Boohoo, H&M and Nike deny Uighur forced labour allegations

Boohoo, H&M and Nike deny Uighur forced labour allegations

Fashion brands including Boohoo, H&M and Nike have denied using products made with the forced labour of Uighur Muslims in China.

The brands, which included The North Face, were speaking to MPs conducting an inquiry.

The House of Commons business committee questioned whether Boohoo was on top of its supply chain.

Earlier this year the retailer investigated reports of exploitation and unsafe conditions at UK suppliers.

There have been a number of reports alleging that thousands of Muslims from China’s Uighur minority group are working under coercive conditions at factories that supply some of the world’s biggest brands.

Andrew Reaney, group director of responsible sourcing at Boohoo, told MPs at the Business, Energy and Industry Strategy (Beis) committee he was “shocked” by the reports.

“We were quite shocked by the revelations around the Uighurs and what’s happening in the Xinjiang province.

“We wrote to all our suppliers across the supply chain to confirm that we have no manufacturing or fabric links to that particular region.

“That was done and all of our suppliers confirmed that they have no manufacturing or fabric links to that region.”

Mr Reaney said that the online retailer does “not knowingly source any yarn or fabric” from the region, as MPs questioned auditing processes at the business following the row over working conditions in its UK supply chain.

Last month, the company published its full report by Alison Levitt QC, which identified “many failings” but freed it from allegations of deliberately allowing poor conditions and low pay for garment workers.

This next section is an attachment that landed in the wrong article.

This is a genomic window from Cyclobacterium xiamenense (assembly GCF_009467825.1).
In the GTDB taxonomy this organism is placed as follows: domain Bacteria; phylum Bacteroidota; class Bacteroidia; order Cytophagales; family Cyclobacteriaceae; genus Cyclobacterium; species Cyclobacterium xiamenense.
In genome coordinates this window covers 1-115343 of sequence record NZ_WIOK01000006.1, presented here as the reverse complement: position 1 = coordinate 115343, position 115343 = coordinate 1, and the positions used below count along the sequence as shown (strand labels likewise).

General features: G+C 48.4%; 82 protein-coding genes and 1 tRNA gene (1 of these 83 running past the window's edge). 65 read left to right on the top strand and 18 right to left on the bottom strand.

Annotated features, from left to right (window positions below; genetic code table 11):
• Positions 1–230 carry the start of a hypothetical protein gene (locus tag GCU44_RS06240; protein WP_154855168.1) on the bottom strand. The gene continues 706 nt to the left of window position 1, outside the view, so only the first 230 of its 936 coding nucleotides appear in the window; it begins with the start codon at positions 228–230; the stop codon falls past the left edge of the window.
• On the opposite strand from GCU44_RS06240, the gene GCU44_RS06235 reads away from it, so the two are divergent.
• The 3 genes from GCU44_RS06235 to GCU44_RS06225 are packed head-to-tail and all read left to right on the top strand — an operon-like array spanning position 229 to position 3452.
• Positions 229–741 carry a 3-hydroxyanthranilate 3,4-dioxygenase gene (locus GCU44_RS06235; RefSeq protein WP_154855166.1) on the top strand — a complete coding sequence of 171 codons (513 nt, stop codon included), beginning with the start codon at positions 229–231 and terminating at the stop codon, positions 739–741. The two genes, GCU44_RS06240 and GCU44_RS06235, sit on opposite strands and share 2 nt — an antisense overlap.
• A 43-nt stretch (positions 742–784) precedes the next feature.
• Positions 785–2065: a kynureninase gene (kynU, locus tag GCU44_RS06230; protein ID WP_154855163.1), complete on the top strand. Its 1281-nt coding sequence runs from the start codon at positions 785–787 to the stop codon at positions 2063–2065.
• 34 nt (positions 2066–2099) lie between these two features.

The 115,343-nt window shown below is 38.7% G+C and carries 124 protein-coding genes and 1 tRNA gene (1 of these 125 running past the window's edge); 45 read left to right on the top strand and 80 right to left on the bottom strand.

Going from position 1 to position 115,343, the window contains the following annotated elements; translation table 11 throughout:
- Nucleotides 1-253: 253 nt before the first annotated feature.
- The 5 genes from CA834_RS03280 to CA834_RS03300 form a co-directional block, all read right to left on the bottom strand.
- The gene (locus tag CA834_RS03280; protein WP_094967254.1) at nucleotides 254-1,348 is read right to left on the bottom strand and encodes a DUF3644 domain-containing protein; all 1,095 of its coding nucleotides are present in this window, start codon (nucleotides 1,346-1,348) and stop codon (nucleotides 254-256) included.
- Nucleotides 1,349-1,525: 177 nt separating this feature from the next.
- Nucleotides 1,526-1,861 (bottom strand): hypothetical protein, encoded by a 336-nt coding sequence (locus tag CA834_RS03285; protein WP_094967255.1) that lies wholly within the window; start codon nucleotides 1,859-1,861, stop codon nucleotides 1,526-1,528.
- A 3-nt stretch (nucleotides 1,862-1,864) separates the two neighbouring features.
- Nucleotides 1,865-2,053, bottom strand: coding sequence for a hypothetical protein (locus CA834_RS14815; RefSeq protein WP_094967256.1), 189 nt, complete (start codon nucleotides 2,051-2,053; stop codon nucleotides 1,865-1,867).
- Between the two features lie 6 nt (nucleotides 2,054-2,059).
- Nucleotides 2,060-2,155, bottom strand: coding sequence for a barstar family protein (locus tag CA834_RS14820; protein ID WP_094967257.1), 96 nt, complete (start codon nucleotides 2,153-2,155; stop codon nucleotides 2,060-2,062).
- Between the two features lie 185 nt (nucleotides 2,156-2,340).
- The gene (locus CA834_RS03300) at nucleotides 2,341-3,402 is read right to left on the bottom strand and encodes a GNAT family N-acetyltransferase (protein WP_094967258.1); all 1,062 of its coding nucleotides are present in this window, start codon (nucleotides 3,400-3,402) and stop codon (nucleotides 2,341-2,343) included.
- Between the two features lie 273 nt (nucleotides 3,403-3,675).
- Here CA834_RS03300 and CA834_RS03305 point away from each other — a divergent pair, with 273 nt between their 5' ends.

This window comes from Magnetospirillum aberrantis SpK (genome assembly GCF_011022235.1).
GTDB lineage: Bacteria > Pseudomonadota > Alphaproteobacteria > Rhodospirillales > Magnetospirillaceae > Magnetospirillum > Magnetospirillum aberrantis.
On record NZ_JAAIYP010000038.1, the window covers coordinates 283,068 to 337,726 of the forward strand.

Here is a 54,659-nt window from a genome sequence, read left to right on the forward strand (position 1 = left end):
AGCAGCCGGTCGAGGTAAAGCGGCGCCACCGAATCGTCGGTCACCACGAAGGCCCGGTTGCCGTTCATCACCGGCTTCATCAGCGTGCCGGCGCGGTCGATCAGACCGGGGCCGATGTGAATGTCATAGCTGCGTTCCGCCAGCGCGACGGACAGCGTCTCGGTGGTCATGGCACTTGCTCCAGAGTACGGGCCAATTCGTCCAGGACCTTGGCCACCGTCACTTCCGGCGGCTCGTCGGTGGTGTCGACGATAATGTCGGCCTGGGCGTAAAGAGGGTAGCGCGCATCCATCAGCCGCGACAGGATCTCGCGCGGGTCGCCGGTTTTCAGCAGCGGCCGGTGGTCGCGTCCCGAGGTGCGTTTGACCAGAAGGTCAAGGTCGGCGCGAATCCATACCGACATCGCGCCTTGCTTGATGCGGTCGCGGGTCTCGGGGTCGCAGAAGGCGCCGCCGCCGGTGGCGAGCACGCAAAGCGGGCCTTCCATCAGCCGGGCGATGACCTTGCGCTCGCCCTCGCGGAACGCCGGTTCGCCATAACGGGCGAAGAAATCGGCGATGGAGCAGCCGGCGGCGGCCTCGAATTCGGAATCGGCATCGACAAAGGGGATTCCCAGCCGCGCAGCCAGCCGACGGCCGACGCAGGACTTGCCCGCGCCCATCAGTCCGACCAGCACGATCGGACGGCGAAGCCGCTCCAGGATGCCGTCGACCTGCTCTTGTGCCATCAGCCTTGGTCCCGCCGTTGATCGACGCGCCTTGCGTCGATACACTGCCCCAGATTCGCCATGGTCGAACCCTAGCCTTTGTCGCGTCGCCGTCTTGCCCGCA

“It’s a matter of regret from the organisation that we obviously didn’t move as fast as we could have,” Mr Reaney said.

In February the Australian Strategic Policy Institute published a report that said the next phase in China’s re-education of Uighurs was their being forced to work in factories.

China has already detained about a million Uighurs at internment camps, punishing and indoctrinating them.

Officials said the camps are aimed at countering extremism.

Between 2017 and 2019, the ASPI think tank estimates that more than 80,000 Uighurs were transferred out of the far western Xinjiang autonomous region to work in factories across China. It said some were sent directly from detention camps.

ASPI said the Uighurs were moved through labour transfer schemes operating under a central government policy known as Xinjiang Aid.

According to the report, the factories claimed to be part of the supply chain for 83 well-known global brands, including Nike, Apple and Dell.

David Savman, head of supply chain at H&M, said the Swedish-based retail group worked with accreditation groups for its supply chain which no longer use cotton from the region following the allegations.

“When these serious allegations came up we made investigations into all of our suppliers,” he told MPs.

“We didn’t find any proof of any breach of our sustainability commitments, where we have very clear guidance of how our ethical processes should happen.”

Later in the committee session, Jaycee Pribulsky, vice president of global footwear sourcing and manufacturing at Nike, said the US group was “deeply concerned” regarding the situation in the Chinese region.

She told MPs: “Nike does not source any raw cotton. And regarding Xinjiang, Nike has confirmed with its suppliers that there are no spun yarns or textiles manufactured in the area in our products.”

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